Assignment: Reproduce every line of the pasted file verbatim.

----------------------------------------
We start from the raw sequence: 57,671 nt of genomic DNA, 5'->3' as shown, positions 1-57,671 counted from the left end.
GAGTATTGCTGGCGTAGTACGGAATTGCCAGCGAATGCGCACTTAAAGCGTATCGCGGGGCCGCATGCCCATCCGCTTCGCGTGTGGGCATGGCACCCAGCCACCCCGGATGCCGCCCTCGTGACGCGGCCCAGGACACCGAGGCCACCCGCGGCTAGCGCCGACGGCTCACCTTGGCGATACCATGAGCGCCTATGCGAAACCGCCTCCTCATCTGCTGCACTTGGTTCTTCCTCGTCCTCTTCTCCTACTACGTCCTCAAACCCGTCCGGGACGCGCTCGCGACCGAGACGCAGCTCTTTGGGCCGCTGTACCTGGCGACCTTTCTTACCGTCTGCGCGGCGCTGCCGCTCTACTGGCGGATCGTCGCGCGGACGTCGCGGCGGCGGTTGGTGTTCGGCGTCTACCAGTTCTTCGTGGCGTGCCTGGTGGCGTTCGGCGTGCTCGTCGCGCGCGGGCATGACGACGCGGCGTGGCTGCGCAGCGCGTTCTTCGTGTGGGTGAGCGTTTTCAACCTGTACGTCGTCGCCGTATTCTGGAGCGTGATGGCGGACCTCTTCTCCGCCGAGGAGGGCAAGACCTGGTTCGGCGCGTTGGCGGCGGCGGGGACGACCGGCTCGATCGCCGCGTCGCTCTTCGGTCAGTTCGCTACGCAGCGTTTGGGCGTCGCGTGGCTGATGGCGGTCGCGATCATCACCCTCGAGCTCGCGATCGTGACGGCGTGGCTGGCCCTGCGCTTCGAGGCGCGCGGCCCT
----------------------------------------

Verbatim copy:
We start from the raw sequence: 57,671 nt of genomic DNA, 5'->3' as shown, positions 1-57,671 counted from the left end.
GAGTATTGCTGGCGTAGTACGGAATTGCCAGCGAATGCGCACTTAAAGCGTATCGCGGGGCCGCATGCCCATCCGCTTCGCGTGTGGGCATGGCACCCAGCCACCCCGGATGCCGCCCTCGTGACGCGGCCCAGGACACCGAGGCCACCCGCGGCTAGCGCCGACGGCTCACCTTGGCGATACCATGAGCGCCTATGCGAAACCGCCTCCTCATCTGCTGCACTTGGTTCTTCCTCGTCCTCTTCTCCTACTACGTCCTCAAACCCGTCCGGGACGCGCTCGCGACCGAGACGCAGCTCTTTGGGCCGCTGTACCTGGCGACCTTTCTTACCGTCTGCGCGGCGCTGCCGCTCTACTGGCGGATCGTCGCGCGGACGTCGCGGCGGCGGTTGGTGTTCGGCGTCTACCAGTTCTTCGTGGCGTGCCTGGTGGCGTTCGGCGTGCTCGTCGCGCGCGGGCATGACGACGCGGCGTGGCTGCGCAGCGCGTTCTTCGTGTGGGTGAGCGTTTTCAACCTGTACGTCGTCGCCGTATTCTGGAGCGTGATGGCGGACCTCTTCTCCGCCGAGGAGGGCAAGACCTGGTTCGGCGCGTTGGCGGCGGCGGGGACGACCGGCTCGATCGCCGCGTCGCTCTTCGGTCAGTTCGCTACGCAGCGTTTGGGCGTCGCGTGGCTGATGGCGGTCGCGATCATCACCCTCGAGCTCGCGATCGTGACGGCGTGGCTGGCCCTGCGCTTCGAGGCGCGCGGCCCT